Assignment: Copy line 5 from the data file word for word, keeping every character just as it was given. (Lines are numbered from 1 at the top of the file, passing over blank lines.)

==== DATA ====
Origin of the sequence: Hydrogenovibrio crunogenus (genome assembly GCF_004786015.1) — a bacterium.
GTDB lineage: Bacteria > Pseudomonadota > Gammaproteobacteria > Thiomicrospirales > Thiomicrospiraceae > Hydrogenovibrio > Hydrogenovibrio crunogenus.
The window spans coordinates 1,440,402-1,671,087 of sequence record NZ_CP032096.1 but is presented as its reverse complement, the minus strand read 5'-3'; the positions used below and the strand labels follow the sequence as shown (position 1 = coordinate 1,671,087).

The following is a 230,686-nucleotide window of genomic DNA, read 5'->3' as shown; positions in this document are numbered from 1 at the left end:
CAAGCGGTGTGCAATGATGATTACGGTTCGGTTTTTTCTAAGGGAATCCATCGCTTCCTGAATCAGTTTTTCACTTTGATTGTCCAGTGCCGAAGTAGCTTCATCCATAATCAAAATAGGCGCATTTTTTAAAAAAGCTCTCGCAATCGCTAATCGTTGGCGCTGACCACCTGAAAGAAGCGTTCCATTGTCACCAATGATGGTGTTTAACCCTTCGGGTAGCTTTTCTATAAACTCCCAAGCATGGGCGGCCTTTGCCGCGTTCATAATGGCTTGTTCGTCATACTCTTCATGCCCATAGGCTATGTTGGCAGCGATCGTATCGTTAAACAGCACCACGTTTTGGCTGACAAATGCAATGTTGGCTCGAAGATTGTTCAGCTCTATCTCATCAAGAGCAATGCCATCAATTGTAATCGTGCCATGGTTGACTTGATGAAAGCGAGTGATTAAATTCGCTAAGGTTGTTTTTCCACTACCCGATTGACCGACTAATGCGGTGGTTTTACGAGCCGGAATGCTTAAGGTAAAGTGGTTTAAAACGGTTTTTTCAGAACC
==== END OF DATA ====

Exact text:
CAAGCGGTGTGCAATGATGATTACGGTTCGGTTTTTTCTAAGGGAATCCATCGCTTCCTGAATCAGTTTTTCACTTTGATTGTCCAGTGCCGAAGTAGCTTCATCCATAATCAAAATAGGCGCATTTTTTAAAAAAGCTCTCGCAATCGCTAATCGTTGGCGCTGACCACCTGAAAGAAGCGTTCCATTGTCACCAATGATGGTGTTTAACCCTTCGGGTAGCTTTTCTATAAACTCCCAAGCATGGGCGGCCTTTGCCGCGTTCATAATGGCTTGTTCGTCATACTCTTCATGCCCATAGGCTATGTTGGCAGCGATCGTATCGTTAAACAGCACCACGTTTTGGCTGACAAATGCAATGTTGGCTCGAAGATTGTTCAGCTCTATCTCATCAAGAGCAATGCCATCAATTGTAATCGTGCCATGGTTGACTTGATGAAAGCGAGTGATTAAATTCGCTAAGGTTGTTTTTCCACTACCCGATTGACCGACTAATGCGGTGGTTTTACGAGCCGGAATGCTTAAGGTAAAGTGGTTTAAAACGGTTTTTTCAGAACC